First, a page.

I’m not naturally tough in the way our society tends to define it, which has been a complicated thing throughout my life. I’ve experienced plenty of moments in which an ability to step up and be confrontational, respond forcefully to aggression, and not turn the other cheek would probably have been a good thing. These days I worry about it most in relation to my son – he’s a sweet, gentle, affectionate boy, and we live in a society that does not value those qualities in boys and men. Our society celebrates and rewards the alpha male who takes what he wants without asking, conceals emotion and stiff-arms vulnerability, and stands with a fist. I’ve never even come close to being that kind of person. I believe I can teach my son kindness and generosity, at least in the flawed and sputtering way I do everything, and I believe we need more men of kindness and generosity. However, I don’t know how to teach him toughness that intersects with kindness and generosity in a way that mirrors my values; I really don’t know how to teach him toughness in any way. That worries me.


One thought on “Toughness

  1. You ask terrific questions! As a teacher of 32 years, I can tell you that there are many kind, compassionate boys who have good lives. They just don’t get the press! Their most important models are their family…especially their dads. You have a great love for him and model who you want him to be every day. Things that really help are monitoring video time and intake (check out Common Sense Media) and limit exposure to what OTHERS (advertisers) think a man should be. See that your school is involved in anti-bullying efforts. I think all public schools are required to do so by federal programs. I believe the best is Olweus ( Your religious choices can also have a huge influence. Some are extremely paternalistic and believe in “An Eye for an Eye.” (My children were raised Unitarian, no creed, but big focus on compassionate living…only one idea) It is okay to avoid violent toys and when he wants one (which he will) don’t panic, but tell him why you won’t buy him one. (ie: Because the real ones hurt people so I don’t want us to play that.) If your son is in day-care, you might have a conversation with the director about this concern. That person’s response can also tell you if this is the right environment! (I was once told “Boys will be boys.” We left that one!)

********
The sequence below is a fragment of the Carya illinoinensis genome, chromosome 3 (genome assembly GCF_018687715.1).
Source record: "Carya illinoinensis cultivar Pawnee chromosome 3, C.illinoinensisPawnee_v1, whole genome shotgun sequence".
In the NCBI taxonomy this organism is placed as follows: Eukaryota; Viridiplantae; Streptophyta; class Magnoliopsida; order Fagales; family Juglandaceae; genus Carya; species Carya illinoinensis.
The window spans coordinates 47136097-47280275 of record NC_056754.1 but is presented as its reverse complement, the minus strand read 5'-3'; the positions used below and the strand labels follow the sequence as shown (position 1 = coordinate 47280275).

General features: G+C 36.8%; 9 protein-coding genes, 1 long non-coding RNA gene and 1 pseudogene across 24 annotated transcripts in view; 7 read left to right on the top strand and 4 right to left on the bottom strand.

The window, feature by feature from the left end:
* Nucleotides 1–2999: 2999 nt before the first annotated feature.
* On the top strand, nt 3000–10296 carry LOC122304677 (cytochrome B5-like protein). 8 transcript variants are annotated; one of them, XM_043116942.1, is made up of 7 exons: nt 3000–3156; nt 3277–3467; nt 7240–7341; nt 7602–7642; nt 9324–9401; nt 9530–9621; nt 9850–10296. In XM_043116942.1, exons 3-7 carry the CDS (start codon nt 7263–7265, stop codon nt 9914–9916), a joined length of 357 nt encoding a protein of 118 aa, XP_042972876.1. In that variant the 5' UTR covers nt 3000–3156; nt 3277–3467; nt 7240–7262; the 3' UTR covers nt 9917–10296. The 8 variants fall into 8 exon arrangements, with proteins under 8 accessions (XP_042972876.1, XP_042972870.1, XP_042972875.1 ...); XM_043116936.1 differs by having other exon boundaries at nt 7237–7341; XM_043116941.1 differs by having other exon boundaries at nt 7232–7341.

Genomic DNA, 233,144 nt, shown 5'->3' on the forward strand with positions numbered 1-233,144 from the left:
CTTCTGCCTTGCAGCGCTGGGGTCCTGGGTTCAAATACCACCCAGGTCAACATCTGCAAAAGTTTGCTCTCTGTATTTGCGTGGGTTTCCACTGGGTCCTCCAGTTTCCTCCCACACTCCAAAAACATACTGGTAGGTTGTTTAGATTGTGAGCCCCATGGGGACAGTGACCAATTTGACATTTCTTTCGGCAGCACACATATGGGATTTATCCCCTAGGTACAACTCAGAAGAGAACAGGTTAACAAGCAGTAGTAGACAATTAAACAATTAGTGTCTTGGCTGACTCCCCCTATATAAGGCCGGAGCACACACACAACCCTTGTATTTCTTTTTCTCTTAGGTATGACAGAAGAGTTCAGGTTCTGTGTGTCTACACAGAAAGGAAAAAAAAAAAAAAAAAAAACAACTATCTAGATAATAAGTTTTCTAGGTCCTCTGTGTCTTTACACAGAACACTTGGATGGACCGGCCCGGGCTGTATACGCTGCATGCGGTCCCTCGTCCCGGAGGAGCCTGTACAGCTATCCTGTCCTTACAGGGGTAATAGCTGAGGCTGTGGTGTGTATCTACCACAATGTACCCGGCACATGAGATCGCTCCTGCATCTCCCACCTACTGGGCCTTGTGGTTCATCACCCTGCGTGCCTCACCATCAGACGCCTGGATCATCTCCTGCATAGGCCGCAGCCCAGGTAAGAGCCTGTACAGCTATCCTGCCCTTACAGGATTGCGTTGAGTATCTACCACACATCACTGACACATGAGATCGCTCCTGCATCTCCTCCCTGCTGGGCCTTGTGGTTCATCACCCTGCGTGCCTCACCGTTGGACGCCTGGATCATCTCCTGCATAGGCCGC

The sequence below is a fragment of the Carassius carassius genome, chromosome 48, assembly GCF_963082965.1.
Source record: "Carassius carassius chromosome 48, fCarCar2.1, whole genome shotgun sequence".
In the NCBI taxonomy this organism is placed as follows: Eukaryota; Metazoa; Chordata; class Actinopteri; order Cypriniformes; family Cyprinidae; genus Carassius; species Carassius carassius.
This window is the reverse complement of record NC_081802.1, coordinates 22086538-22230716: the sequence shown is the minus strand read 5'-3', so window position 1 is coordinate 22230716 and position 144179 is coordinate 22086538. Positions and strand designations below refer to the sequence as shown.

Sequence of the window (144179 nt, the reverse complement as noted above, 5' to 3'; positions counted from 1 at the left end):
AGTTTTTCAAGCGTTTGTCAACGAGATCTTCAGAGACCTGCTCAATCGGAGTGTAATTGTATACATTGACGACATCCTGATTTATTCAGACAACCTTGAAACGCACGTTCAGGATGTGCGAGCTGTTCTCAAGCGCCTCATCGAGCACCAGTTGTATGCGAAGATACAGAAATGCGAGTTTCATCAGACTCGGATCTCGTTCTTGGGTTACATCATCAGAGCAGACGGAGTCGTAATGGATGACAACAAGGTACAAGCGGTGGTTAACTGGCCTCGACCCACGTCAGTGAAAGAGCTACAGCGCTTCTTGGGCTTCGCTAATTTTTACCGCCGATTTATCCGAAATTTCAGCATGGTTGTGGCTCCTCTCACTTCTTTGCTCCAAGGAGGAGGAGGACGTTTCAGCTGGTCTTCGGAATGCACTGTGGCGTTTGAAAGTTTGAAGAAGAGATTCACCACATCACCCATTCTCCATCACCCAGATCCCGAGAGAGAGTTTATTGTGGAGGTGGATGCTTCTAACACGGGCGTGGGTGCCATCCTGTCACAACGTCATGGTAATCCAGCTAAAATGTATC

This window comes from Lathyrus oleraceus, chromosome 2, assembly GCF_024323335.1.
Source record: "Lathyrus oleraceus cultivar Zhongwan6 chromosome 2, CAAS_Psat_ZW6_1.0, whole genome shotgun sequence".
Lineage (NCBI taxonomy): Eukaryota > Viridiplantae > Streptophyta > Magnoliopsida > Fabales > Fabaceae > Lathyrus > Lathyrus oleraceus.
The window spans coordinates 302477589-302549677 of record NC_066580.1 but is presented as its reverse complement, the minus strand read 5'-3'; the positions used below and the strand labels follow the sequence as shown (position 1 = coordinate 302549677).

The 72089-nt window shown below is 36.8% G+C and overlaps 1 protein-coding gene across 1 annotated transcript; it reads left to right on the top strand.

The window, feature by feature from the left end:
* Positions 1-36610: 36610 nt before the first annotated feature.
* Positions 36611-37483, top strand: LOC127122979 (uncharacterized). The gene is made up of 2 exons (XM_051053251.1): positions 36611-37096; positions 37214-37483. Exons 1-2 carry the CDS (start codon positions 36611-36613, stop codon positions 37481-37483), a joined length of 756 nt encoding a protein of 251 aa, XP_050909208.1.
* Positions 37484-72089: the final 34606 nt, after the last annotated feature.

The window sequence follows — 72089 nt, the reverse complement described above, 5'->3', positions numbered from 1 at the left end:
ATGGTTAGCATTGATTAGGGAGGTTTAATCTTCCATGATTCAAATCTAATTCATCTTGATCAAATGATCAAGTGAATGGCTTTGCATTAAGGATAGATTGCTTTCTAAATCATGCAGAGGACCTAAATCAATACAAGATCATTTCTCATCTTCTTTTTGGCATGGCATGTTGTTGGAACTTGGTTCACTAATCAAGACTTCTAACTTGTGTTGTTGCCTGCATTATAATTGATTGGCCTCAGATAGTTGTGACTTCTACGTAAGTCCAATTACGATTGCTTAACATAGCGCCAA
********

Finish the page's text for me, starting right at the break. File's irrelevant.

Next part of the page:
My best friend gave me my favorite piece of child-raising advise which came from her mother. “Raise your children so other people like to be around them.” That sounds exactly like what you are trying to do! Best of luck, Mike.

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